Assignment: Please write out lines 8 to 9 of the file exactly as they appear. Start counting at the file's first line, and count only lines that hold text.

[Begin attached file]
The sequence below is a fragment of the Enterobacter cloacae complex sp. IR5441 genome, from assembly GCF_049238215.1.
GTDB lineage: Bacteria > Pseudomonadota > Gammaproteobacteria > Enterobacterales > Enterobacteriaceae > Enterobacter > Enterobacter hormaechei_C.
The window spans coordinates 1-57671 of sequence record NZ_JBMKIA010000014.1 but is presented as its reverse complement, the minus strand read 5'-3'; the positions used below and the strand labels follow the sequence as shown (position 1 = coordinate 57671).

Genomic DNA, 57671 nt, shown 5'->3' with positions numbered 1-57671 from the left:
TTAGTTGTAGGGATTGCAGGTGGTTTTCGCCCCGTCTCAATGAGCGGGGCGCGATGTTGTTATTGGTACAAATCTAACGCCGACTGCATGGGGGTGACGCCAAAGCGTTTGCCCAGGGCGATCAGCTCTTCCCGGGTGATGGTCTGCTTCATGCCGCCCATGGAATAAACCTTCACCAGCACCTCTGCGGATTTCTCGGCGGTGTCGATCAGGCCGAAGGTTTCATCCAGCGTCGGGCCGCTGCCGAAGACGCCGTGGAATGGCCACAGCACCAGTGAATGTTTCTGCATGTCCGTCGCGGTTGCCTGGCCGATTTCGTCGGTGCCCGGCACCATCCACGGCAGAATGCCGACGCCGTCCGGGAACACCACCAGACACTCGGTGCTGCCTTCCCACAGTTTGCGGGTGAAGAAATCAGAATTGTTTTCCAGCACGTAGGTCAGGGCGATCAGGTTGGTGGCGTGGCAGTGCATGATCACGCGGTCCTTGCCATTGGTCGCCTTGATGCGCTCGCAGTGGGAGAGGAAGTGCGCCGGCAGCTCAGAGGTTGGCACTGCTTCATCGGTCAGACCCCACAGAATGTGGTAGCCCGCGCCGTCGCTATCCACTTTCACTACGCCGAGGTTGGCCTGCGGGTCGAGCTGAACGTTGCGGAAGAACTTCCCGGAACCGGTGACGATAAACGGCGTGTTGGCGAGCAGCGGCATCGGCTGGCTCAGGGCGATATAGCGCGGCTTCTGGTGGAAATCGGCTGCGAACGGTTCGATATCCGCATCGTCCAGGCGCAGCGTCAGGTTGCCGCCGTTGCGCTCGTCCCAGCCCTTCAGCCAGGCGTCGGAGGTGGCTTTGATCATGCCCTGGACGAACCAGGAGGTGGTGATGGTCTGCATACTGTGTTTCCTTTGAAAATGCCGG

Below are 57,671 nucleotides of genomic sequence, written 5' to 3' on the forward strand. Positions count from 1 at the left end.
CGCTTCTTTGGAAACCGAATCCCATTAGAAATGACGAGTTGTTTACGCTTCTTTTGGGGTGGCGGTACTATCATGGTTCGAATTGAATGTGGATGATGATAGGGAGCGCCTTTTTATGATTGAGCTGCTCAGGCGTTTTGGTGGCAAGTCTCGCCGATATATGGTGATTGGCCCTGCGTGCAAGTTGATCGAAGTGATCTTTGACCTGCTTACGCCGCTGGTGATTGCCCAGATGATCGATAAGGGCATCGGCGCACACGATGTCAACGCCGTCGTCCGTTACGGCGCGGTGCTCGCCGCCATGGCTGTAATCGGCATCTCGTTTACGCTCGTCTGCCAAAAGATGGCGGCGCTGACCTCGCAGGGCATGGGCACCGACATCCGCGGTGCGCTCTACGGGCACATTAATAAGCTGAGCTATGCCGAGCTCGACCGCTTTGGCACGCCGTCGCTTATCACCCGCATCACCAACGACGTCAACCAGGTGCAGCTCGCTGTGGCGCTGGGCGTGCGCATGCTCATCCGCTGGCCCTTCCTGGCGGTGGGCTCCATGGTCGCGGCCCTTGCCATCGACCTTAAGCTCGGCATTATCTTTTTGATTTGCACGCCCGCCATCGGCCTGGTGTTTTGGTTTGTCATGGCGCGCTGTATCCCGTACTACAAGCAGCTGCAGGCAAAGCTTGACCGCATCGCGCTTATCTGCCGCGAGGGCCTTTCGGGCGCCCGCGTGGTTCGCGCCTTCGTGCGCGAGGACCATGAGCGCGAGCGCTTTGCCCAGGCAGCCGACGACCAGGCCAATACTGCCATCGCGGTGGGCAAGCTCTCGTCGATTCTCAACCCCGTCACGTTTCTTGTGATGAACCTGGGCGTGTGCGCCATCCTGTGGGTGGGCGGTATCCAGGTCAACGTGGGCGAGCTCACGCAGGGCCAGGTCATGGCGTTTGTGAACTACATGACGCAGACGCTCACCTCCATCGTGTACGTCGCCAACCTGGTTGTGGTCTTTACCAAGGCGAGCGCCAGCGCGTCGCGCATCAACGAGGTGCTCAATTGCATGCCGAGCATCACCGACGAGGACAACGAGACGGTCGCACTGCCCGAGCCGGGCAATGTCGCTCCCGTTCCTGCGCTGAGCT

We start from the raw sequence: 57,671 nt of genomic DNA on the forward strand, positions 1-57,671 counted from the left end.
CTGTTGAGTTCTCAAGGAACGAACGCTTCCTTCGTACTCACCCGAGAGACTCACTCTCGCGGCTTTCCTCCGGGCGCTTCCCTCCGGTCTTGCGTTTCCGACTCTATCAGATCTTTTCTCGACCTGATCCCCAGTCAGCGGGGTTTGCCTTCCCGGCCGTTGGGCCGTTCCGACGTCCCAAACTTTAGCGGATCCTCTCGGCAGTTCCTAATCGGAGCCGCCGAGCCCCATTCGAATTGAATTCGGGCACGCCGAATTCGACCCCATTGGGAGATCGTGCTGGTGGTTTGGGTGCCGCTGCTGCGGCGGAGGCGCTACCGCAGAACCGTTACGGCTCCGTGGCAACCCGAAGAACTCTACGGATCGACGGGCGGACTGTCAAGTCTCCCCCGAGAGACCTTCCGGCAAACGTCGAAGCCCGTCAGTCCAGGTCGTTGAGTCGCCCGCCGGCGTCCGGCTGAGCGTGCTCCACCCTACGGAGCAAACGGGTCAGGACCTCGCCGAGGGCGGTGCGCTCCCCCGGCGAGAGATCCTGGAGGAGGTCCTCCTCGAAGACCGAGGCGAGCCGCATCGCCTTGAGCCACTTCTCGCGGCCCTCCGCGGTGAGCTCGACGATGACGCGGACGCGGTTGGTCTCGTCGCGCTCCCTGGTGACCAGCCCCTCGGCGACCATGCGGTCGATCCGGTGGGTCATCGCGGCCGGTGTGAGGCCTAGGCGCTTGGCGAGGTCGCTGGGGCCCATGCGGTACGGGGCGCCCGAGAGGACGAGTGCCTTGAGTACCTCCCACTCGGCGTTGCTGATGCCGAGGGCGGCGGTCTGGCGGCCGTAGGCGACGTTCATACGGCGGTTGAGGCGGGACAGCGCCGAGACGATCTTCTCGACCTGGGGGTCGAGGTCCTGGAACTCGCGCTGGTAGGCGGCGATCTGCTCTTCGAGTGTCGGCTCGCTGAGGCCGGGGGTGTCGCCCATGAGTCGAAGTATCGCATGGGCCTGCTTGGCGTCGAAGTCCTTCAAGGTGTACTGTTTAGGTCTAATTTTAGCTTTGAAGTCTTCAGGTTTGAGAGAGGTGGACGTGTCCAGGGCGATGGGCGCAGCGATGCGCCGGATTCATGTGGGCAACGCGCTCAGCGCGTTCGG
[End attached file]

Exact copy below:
We start from the raw sequence: 57,671 nt of genomic DNA on the forward strand, positions 1-57,671 counted from the left end.
CTGTTGAGTTCTCAAGGAACGAACGCTTCCTTCGTACTCACCCGAGAGACTCACTCTCGCGGCTTTCCTCCGGGCGCTTCCCTCCGGTCTTGCGTTTCCGACTCTATCAGATCTTTTCTCGACCTGATCCCCAGTCAGCGGGGTTTGCCTTCCCGGCCGTTGGGCCGTTCCGACGTCCCAAACTTTAGCGGATCCTCTCGGCAGTTCCTAATCGGAGCCGCCGAGCCCCATTCGAATTGAATTCGGGCACGCCGAATTCGACCCCATTGGGAGATCGTGCTGGTGGTTTGGGTGCCGCTGCTGCGGCGGAGGCGCTACCGCAGAACCGTTACGGCTCCGTGGCAACCCGAAGAACTCTACGGATCGACGGGCGGACTGTCAAGTCTCCCCCGAGAGACCTTCCGGCAAACGTCGAAGCCCGTCAGTCCAGGTCGTTGAGTCGCCCGCCGGCGTCCGGCTGAGCGTGCTCCACCCTACGGAGCAAACGGGTCAGGACCTCGCCGAGGGCGGTGCGCTCCCCCGGCGAGAGATCCTGGAGGAGGTCCTCCTCGAAGACCGAGGCGAGCCGCATCGCCTTGAGCCACTTCTCGCGGCCCTCCGCGGTGAGCTCGACGATGACGCGGACGCGGTTGGTCTCGTCGCGCTCCCTGGTGACCAGCCCCTCGGCGACCATGCGGTCGATCCGGTGGGTCATCGCGGCCGGTGTGAGGCCTAGGCGCTTGGCGAGGTCGCTGGGGCCCATGCGGTACGGGGCGCCCGAGAGGACGAGTGCCTTGAGTACCTCCCACTCGGCGTTGCTGATGCCGAGGGCGGCGGTCTGGCGGCCGTAGGCGACGTTCATACGGCGGTTGAGGCGGGACAGCGCCGAGACGATCTTCTCGACCTGGGGGTCGAGGTCCTGGAACTCGCGCTGGTAGGCGGCGATCTGCTCTTCGAGTGTCGGCTCGCTGAGGCCGGGGGTGTCGCCCATGAGTCGAAGTATCGCATGGGCCTGCTTGGCGTCGAAGTCCTTCAAGGTGTACTGTTTAGGTCTAATTTTAGCTTTGAAGTCTTCAGGTTTGAGAGAGGTGGACGTGTCCAGGGCGATGGGCGCAGCGATGCGCCGGATTCATGTGGGCAACGCGCTCAGCGCGTTCGG